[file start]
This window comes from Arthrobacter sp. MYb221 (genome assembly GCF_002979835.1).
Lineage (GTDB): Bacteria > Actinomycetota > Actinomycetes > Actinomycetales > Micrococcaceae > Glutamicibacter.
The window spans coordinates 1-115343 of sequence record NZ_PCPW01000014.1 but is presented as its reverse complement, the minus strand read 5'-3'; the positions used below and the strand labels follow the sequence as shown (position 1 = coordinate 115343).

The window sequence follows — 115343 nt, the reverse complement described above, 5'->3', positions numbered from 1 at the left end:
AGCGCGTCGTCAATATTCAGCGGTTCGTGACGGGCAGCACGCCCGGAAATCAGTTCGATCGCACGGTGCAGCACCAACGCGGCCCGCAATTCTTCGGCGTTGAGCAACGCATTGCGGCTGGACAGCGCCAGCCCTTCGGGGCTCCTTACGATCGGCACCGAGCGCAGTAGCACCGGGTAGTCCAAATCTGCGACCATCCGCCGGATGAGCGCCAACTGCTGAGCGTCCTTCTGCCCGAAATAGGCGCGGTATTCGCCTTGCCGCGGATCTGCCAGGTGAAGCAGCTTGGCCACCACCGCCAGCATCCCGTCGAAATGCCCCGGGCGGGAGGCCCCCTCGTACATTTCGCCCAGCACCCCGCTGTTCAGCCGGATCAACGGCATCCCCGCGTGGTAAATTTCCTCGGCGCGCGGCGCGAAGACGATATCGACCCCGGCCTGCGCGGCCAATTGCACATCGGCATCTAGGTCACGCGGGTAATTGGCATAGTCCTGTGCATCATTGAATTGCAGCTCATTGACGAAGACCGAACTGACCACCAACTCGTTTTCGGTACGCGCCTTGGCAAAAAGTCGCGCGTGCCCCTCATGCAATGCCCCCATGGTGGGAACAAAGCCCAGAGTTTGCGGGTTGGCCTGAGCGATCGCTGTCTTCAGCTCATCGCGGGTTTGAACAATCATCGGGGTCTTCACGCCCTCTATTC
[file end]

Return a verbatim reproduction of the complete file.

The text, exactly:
This window comes from Arthrobacter sp. MYb221 (genome assembly GCF_002979835.1).
Lineage (GTDB): Bacteria > Actinomycetota > Actinomycetes > Actinomycetales > Micrococcaceae > Glutamicibacter.
The window spans coordinates 1-115343 of sequence record NZ_PCPW01000014.1 but is presented as its reverse complement, the minus strand read 5'-3'; the positions used below and the strand labels follow the sequence as shown (position 1 = coordinate 115343).

The window sequence follows — 115343 nt, the reverse complement described above, 5'->3', positions numbered from 1 at the left end:
AGCGCGTCGTCAATATTCAGCGGTTCGTGACGGGCAGCACGCCCGGAAATCAGTTCGATCGCACGGTGCAGCACCAACGCGGCCCGCAATTCTTCGGCGTTGAGCAACGCATTGCGGCTGGACAGCGCCAGCCCTTCGGGGCTCCTTACGATCGGCACCGAGCGCAGTAGCACCGGGTAGTCCAAATCTGCGACCATCCGCCGGATGAGCGCCAACTGCTGAGCGTCCTTCTGCCCGAAATAGGCGCGGTATTCGCCTTGCCGCGGATCTGCCAGGTGAAGCAGCTTGGCCACCACCGCCAGCATCCCGTCGAAATGCCCCGGGCGGGAGGCCCCCTCGTACATTTCGCCCAGCACCCCGCTGTTCAGCCGGATCAACGGCATCCCCGCGTGGTAAATTTCCTCGGCGCGCGGCGCGAAGACGATATCGACCCCGGCCTGCGCGGCCAATTGCACATCGGCATCTAGGTCACGCGGGTAATTGGCATAGTCCTGTGCATCATTGAATTGCAGCTCATTGACGAAGACCGAACTGACCACCAACTCGTTTTCGGTACGCGCCTTGGCAAAAAGTCGCGCGTGCCCCTCATGCAATGCCCCCATGGTGGGAACAAAGCCCAGAGTTTGCGGGTTGGCCTGAGCGATCGCTGTCTTCAGCTCATCGCGGGTTTGAACAATCATCGGGGTCTTCACGCCCTCTATTC